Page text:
A seemingly unyielding "wait-and-see" approach among potential home buyers might depress the local housing market for a bit longer, industry insiders said yesterday.
"The market is still rather weak, and it might not be able to regain its strength as quickly as we had seen in previous years," Xue Jianxiong, head of research at Shanghai Youwin Real Estate Information Services, told Shanghai Daily. "Usually March is the month when transaction volume would begin to pick up quite significantly after the traditional slack January and February when Spring Festival usually falls."
During the recent Shanghai Spring Real Estate Exhibition, a reliable barometer for the market, visitor numbers fell by around five percent to some 76,000 people whereas on-site transaction volume fell by more than 30 percent to about 200 million yuan (US$28 million).
Meanwhile, statistics showed that a total of 369,200 square meters of new homes, excluding those designated for relocation, were sold in Shanghai in the first two weeks of March, down 39.7 percent from a year earlier.
Though the volume increased 33 percent from the first half of February, its growth rate accounted for about one-fourth as compared to same period in 2007 when it soared by 121 percent.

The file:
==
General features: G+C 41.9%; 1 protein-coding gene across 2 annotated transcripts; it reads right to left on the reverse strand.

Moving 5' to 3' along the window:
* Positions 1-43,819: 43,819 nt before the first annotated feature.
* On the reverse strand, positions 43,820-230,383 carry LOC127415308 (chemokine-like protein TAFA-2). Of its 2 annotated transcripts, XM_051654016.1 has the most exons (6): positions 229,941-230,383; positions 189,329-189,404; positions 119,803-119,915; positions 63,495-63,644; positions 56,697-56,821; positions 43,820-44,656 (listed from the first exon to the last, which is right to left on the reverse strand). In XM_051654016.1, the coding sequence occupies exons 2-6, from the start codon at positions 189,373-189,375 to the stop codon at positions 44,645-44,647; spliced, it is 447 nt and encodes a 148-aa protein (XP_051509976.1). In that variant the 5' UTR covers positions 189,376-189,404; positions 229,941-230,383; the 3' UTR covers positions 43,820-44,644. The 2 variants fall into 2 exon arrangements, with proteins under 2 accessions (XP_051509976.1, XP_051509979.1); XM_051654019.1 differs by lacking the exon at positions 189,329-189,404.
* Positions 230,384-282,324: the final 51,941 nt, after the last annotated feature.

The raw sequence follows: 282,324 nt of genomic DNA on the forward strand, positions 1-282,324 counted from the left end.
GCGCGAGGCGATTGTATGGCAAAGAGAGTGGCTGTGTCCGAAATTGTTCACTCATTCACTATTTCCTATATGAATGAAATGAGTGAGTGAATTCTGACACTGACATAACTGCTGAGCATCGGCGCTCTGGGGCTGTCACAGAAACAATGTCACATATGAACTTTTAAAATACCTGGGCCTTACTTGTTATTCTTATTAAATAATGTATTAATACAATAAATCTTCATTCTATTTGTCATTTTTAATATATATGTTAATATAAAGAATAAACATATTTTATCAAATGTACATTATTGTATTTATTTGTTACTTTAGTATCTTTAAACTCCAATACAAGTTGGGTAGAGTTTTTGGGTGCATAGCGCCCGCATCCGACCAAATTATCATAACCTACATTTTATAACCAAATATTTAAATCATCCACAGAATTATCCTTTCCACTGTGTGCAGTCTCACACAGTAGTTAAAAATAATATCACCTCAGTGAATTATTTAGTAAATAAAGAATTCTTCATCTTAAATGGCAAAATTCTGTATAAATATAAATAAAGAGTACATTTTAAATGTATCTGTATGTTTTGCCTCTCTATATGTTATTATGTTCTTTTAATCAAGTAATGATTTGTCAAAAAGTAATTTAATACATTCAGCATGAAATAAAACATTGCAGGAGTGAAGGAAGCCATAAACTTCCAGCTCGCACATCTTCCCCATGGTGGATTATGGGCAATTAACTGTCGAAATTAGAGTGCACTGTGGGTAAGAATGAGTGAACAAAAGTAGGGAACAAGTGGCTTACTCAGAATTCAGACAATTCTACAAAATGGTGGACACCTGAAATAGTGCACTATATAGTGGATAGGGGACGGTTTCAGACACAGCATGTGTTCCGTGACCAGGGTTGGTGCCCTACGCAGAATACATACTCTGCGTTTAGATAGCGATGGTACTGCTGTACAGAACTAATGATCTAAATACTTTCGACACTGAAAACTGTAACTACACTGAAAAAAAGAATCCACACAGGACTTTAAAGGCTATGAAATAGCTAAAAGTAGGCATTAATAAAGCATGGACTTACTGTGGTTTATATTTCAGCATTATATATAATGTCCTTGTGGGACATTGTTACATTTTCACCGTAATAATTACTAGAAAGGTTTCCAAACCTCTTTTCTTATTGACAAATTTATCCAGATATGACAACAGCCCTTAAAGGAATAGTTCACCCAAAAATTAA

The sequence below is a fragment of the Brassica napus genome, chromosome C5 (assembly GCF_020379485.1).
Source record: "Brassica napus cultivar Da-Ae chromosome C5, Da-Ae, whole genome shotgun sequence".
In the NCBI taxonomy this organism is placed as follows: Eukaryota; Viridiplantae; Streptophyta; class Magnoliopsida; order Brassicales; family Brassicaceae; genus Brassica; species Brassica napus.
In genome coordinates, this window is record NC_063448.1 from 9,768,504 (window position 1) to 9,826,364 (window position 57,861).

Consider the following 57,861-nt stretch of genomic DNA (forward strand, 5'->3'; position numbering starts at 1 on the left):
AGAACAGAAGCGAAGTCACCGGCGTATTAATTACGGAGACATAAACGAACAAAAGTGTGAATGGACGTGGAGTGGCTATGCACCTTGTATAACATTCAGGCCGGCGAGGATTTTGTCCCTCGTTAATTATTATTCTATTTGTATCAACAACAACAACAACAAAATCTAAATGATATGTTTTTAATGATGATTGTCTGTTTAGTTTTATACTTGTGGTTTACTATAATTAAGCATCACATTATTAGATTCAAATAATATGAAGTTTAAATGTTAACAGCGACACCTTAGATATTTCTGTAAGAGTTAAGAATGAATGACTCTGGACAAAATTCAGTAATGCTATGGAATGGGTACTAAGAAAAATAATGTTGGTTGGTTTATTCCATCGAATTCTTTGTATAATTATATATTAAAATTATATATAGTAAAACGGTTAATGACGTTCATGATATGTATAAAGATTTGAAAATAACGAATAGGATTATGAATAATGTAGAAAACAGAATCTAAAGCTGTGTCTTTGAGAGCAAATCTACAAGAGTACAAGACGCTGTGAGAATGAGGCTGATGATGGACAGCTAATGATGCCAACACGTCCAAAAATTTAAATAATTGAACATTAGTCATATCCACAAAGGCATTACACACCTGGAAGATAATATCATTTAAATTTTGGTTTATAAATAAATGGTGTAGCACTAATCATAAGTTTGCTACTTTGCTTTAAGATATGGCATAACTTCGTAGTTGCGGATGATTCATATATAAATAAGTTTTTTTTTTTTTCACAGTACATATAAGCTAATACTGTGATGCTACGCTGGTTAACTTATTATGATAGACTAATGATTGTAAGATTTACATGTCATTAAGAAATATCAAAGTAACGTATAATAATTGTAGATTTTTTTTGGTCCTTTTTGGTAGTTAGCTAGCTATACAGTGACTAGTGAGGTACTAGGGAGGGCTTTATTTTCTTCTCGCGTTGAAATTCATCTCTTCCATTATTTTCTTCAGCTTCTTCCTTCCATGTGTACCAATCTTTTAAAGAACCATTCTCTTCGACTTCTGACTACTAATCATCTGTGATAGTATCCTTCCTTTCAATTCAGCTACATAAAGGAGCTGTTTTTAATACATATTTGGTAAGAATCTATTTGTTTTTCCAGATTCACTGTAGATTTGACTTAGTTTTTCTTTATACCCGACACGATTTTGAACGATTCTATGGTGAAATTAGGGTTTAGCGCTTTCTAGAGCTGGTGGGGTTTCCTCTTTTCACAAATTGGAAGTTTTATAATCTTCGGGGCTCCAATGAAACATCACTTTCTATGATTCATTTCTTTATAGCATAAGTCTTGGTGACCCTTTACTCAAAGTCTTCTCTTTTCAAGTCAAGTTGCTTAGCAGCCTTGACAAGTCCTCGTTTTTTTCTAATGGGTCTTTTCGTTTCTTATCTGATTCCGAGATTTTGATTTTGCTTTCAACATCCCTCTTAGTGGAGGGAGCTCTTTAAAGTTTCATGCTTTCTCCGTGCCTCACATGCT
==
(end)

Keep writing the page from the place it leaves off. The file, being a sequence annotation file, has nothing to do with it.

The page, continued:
An over-stretched purchasing power, especially in the second half of last year, represented by record-high transaction volumes and prices, together with tougher macro-control policies introduced by the central government, could be the major reason behind the current weak market, according to industry insiders.
However, a low transaction volume doesn't necessarily mean a cut in prices. Several projects have been offered at higher prices recently.
A project in Gubei, the traditional high-end residential area in the city's southwestern Changning District, has recently been launched at an average price of 35,000 yuan per square meter whereas last April it was around 23,000 yuan per square meter. And the asking price for two residential projects in Minghang and Nanhui districts also increased by more than 20 percent compared to several months ago.
Average home sales prices in China's 70 major cities jumped 10.9 percent in February from a year earlier, compared with 11.3 percent in January, the National Development and Reform Commission said.
(Shanghai Daily March 19, 2008)